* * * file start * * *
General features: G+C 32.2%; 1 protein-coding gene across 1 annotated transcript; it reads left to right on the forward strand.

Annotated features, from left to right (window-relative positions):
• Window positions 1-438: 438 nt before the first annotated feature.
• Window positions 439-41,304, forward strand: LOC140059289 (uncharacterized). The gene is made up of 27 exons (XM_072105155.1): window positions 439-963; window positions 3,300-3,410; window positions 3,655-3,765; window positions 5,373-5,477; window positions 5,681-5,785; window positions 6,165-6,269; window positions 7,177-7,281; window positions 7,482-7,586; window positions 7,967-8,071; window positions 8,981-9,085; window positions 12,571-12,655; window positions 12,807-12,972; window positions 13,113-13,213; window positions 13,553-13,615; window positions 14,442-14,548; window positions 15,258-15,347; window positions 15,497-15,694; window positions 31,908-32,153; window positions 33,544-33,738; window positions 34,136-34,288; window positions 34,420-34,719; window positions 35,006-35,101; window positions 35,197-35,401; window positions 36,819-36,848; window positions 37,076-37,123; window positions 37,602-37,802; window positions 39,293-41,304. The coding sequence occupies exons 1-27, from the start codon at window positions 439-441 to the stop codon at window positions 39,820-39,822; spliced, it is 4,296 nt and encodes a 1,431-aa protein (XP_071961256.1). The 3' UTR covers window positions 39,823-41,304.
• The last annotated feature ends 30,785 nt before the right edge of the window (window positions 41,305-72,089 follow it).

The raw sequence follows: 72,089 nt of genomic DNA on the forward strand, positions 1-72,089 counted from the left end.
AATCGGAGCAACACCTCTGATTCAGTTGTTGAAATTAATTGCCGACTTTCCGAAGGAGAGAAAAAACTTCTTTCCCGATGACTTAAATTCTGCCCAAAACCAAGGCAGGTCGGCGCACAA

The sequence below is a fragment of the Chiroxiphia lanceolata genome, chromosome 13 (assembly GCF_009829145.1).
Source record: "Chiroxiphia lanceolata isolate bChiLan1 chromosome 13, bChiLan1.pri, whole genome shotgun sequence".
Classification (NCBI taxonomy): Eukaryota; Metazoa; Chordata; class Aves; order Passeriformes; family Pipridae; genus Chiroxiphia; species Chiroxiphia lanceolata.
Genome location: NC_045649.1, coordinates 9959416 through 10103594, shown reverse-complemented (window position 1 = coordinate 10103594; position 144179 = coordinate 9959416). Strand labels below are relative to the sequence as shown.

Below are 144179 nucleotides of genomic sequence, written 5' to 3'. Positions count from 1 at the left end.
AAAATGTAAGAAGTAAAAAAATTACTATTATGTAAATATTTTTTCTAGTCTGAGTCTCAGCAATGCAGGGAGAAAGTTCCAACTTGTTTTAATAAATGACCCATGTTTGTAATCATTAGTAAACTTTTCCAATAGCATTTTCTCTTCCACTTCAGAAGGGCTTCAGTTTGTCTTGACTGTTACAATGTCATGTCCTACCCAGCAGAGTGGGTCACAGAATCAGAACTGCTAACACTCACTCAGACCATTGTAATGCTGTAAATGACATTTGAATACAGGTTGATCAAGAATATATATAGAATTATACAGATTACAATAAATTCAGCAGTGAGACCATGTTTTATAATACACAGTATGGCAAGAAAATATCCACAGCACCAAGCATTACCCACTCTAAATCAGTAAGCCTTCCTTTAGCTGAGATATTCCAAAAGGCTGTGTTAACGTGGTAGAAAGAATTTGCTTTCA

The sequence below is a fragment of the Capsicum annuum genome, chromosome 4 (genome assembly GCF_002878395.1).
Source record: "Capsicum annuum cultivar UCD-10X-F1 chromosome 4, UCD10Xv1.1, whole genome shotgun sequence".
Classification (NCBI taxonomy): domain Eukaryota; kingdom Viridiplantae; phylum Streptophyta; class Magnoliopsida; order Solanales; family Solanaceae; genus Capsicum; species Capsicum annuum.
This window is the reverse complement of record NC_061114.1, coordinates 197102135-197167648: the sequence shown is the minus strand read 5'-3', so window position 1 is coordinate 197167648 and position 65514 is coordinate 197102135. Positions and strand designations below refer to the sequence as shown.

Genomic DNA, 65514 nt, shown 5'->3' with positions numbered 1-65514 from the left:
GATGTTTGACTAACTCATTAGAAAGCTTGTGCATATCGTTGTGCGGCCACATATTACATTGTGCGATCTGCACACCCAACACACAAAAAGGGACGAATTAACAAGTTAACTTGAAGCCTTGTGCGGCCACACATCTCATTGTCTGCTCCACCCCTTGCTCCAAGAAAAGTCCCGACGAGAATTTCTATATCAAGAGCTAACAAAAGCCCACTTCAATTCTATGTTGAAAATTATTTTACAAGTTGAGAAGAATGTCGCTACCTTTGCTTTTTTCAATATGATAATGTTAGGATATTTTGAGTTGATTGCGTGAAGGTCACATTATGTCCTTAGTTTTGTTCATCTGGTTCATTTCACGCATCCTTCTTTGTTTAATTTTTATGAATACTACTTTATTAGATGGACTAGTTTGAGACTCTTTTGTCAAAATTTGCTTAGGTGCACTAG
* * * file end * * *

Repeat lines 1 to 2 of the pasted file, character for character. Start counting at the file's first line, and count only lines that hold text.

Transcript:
General features: G+C 32.2%; 1 protein-coding gene across 1 annotated transcript; it reads left to right on the forward strand.

Annotated features, from left to right (window-relative positions):